Veterans Are More Likely to Own a Home. Here's Why.

(National Archives)

The idea of buying a house with no down payment and more buyer protections and inspections than traditional mortgage loans may seem like a fairy tale in today's market, but for U.S. military veterans, it's a real-world benefit of serving. 

According to the American Legion, the Department of Veterans Affairs has guaranteed an estimated 26 million home loans since the original GI Bill was passed in 1944. In the decades since, it has become one of the most valuable -- and underutilized -- benefits available to former service members. 

At the height of World War II, with victory for the Allies anything but assured, legislators were still looking for ways to reintegrate the more than 11 million men and women serving in the armed forces.

No one was entirely certain of the best way forward, but all agreed that something needed to be done for the veterans. They had learned a hard lesson from the aftermath of World War I, when veterans were discharged with $60 and a ticket home. 

Years after that war ended, the World War Adjusted Compensation Act of 1924, also known as the "Bonus Act," promised them a monetary bonus based on their time in service. The bonus would not come until 1945, however. When the Great Depression hit, veterans were struggling, not just to make ends meet, but to survive.

More than 20,000 veterans of the Great War, calling themselves the "Bonus Army," marched on Washington in 1932, demanding an early payment. Congress denied their demands, but many refused to disperse. Instead they built a makeshift camp in the city, waiting to get paid. When the police clashed with them, President Herbert Hoover sent in the Army to force them to leave.

Gen. Douglas MacArthur assaulted the veterans with cavalry, tanks and infantry with fixed bayonets and tear gas. The crowd was scattered, and their "Hoovervilles" were burned to the ground; two people died, with 55 wounded. Congress eventually relented in 1936, paying the bonuses early. 

Congress wanted to avoid a repeat of the Bonus Army fiasco. Many saw the end of the war as a potential flash point for another depression and were looking for ways to prevent another economic calamity while providing those who won the war with a sustainable future. 

Harry W. Colmery was a World War I veteran, a lawyer and a former national commander of the American Legion. He drew up the first draft of The Servicemen's Readjustment Act of 1944. Moreover, he was a Republican who got the bill introduced in a Congress dominated by Democrats, which demonstrated the bipartisan nature of the need.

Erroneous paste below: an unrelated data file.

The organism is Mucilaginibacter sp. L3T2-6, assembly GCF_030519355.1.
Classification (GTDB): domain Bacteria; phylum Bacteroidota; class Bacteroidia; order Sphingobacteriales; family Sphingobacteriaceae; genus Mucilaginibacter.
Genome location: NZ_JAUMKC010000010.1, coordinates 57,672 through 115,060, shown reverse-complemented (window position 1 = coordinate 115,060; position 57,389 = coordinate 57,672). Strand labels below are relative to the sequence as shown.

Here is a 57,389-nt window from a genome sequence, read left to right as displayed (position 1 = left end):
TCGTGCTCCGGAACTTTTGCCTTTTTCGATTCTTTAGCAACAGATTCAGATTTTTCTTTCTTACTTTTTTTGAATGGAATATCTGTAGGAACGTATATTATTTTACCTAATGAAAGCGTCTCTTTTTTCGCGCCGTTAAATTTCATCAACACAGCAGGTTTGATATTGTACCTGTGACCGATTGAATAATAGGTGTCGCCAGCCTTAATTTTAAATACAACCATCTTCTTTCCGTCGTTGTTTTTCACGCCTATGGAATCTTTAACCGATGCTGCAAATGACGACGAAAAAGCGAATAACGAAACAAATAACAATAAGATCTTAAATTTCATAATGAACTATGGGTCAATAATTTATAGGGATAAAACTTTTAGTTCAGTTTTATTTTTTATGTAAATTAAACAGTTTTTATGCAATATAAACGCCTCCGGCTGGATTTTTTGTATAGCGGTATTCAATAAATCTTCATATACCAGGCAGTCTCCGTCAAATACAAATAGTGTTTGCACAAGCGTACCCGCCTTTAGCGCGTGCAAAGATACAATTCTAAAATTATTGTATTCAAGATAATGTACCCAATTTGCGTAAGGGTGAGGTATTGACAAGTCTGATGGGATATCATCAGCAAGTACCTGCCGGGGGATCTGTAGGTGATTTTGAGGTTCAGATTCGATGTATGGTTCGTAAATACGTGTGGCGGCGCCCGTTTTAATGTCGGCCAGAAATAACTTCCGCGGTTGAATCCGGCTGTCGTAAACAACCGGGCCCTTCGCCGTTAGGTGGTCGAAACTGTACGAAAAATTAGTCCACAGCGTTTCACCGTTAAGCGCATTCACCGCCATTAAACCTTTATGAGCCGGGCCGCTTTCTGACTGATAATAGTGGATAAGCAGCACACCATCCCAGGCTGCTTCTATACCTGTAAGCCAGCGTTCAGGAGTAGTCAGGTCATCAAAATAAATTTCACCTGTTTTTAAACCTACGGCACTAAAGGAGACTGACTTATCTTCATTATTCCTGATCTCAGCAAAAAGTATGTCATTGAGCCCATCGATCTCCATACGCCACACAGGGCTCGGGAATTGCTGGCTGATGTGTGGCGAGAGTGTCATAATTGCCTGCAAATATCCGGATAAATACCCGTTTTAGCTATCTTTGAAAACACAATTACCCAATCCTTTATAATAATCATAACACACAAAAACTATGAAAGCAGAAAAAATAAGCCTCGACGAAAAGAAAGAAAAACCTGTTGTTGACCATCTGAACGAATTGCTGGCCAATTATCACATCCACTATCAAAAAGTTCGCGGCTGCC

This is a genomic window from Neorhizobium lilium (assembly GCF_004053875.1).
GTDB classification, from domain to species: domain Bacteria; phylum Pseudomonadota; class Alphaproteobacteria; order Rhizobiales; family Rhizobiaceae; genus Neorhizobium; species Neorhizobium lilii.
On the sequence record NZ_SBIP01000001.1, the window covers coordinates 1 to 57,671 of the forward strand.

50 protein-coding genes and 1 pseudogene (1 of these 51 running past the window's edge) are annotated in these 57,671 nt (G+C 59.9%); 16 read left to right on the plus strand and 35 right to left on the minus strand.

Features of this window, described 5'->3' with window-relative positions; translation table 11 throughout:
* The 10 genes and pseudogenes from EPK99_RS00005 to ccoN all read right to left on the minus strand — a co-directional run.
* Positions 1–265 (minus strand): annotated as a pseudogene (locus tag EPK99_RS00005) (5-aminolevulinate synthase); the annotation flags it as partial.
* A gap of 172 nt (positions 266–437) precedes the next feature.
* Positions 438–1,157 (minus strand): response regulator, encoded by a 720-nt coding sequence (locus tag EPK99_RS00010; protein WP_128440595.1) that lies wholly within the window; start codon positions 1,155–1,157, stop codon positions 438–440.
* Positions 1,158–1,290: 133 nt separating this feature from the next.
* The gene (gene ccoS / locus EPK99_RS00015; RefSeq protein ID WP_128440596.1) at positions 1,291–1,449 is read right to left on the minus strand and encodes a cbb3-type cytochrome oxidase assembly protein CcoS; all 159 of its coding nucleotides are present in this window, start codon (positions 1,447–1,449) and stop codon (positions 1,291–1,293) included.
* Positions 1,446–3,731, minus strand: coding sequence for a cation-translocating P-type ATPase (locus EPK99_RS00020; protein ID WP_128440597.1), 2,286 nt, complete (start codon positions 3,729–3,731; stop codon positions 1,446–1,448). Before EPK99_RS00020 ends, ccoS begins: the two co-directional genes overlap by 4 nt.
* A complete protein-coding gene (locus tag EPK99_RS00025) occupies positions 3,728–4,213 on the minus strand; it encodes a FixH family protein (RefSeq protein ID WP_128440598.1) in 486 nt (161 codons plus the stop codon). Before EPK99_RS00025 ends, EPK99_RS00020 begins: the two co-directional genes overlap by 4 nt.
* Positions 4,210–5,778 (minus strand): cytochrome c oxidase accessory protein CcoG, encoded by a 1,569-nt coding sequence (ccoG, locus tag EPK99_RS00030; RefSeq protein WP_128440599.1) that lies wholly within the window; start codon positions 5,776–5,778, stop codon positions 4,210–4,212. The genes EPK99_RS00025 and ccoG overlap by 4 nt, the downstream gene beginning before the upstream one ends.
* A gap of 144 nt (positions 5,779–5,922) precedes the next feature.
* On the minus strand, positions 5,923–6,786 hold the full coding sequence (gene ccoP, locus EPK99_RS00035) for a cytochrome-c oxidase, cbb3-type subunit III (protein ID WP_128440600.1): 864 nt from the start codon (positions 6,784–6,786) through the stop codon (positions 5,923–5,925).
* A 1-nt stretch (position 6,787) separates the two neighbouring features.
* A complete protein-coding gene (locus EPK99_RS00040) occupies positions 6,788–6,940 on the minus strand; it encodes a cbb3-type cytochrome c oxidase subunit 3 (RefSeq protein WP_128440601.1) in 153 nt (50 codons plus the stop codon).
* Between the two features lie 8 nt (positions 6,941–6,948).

What it included was somewhat revolutionary. Before World War II, going to college was an advantage of the wealthy. Home ownership was a pipe dream for most Americans. The GI Bill, as the Servicemen's Readjustment Act came to be called, provided for the government to cover the cost of tuition at high schools, vocational schools and colleges, while providing for low-cost mortgages and low-interest loans to start businesses to any service member who was honorably discharged after serving 90 days or more. 

The VA Home Loan benefit, in its original form, made the provision for the guarantee by the federal government of not to exceed 50% of loans made to veterans for the purchase or construction of homes. The VA doesn't issue the loan, but acts as an insurer, guaranteeing the loan if the buyer defaults. Service members had a two-year time limit to use the benefit after discharge. 

Between 1944 and 1952, veterans used 2.2 million VA loans, but times and economic conditions began to change. Housing prices rose, and the VA was forced to raise its guarantee to 60% of the loan, not to exceed $7,500. The loan term in the 1940s was set to 20 years, which made the payments increasingly unaffordable, so the term was extended to 30 years. 

When the mortgage industry began passing on its increasingly large fees to the buyers, the VA had to regulate who was to pay those costs. 

Soon after, spouses of veterans who died in the war were granted VA loans, but it didn't work for everyone. Since the VA wasn't paying out the loan, veterans of color had to secure mortgages through local banks, whose policies could be -- and often were -- discriminatory. This wouldn't be addressed until the Fair Housing Act of 1968. 

As the United States entered more wars, like those in Korea and Vietnam, the federal government began extending GI Bill benefits to those veterans as well. As time went on, housing prices rose further and the VA's guarantee of the loans rose with it. The expiration of the benefit was removed, as was the limit on the amount a veteran could borrow. Condominiums and mobile homes also became VA loan-eligible. 

Today, veterans must still serve a 90-day term to be eligible for the home loan benefit, and must pay a funding fee when inking a new mortgage. Veterans still get favorable loan terms, an interest that is usually lower than the rates of other types of loans and can prepay without a penalty. It also comes with an appraisal and termite inspection. 

With the VA loan, however, veterans must occupy the home within 60 days of purchase, the cost of the house can't exceed its value and vets must have a good credit score, although the bar can be much lower than other loans and veterans can have a higher debt-to-income ratio when receiving a VA home loan. 

Although the veteran population in the United States is declining, the VA home loan program has ensured that veterans continue to have higher home ownership rates than non-veterans, and much of the reason is due to the VA home loan program.

-- Blake Stilwell can be reached at He can also be found on Twitter @blakestilwell or on Facebook.

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